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Exploring inattention and distraction in the SafetyNet Accident Causation Database
journal contributionposted on 03.05.2013 by Rachel Talbot, Helen Fagerlind, Andrew Morris
Any type of content formally published in an academic journal, usually following a peer-review process.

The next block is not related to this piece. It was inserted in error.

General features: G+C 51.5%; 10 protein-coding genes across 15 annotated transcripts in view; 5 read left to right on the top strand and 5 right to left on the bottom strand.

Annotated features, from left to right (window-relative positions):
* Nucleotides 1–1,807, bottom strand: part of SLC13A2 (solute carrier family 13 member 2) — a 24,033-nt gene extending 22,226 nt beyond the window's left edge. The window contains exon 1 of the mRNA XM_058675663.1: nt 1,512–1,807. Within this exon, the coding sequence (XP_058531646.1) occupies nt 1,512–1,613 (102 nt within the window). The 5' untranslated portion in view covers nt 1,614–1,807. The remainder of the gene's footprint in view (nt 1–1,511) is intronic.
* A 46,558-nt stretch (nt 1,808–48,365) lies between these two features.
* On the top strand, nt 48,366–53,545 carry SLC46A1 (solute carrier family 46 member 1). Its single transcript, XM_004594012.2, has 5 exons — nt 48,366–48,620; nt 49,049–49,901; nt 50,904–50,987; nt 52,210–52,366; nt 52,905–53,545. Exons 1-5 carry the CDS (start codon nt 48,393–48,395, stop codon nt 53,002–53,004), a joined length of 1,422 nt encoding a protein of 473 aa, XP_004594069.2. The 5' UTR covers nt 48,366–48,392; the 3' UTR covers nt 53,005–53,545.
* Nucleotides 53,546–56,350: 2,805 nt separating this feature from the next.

Distraction and inattention are considered to be very important and prevalent factors in the causation of road accidents. There have been many recent research studies which have attempted to understand the circumstances under which a driver becomes distracted or inattentive and how distraction/inattention can be prevented. Both factors are thought to have become more important in recent times partly due to the evolution of in-vehicle information and communication technology. This study describes a methodology that was developed to understand when factors such as distraction and inattention may have been contributors to crashes and also describes some of the consequences of distraction and inattention in terms of subsequent driver actions. The study uses data relating to distraction and inattention from the SafetyNet Accident Causation Database. This database was formulated as part of the SafetyNet project to address the lack of representative in-depth accident causation data within the European Union. Data were collected in 6 European countries using ‘on-scene’ and ‘nearly on-scene’ crash investigation methodologies. 32% of crashes recorded in the database, involved at least one driver, rider or pedestrian, who was determined to be ‘Inattentive’ or ‘Distracted’. 212 of the drivers were assigned ‘Distraction’ and 140 drivers were given the code ‘Inattention’. It was found that both distraction and inattention often lead to missed observations within the driving task and consequently ‘Timing’ or ‘Direction’ become critical events in the aetiology of crashes. In addition, the crash types and outcomes may differ according to the type and nature of the distraction and inattention as determined by the in-depth investigations. The development of accident coding methodology is described in this study as is its evolution into the Driver Reliability and Error Analysis Model (DREAM) version 3.0.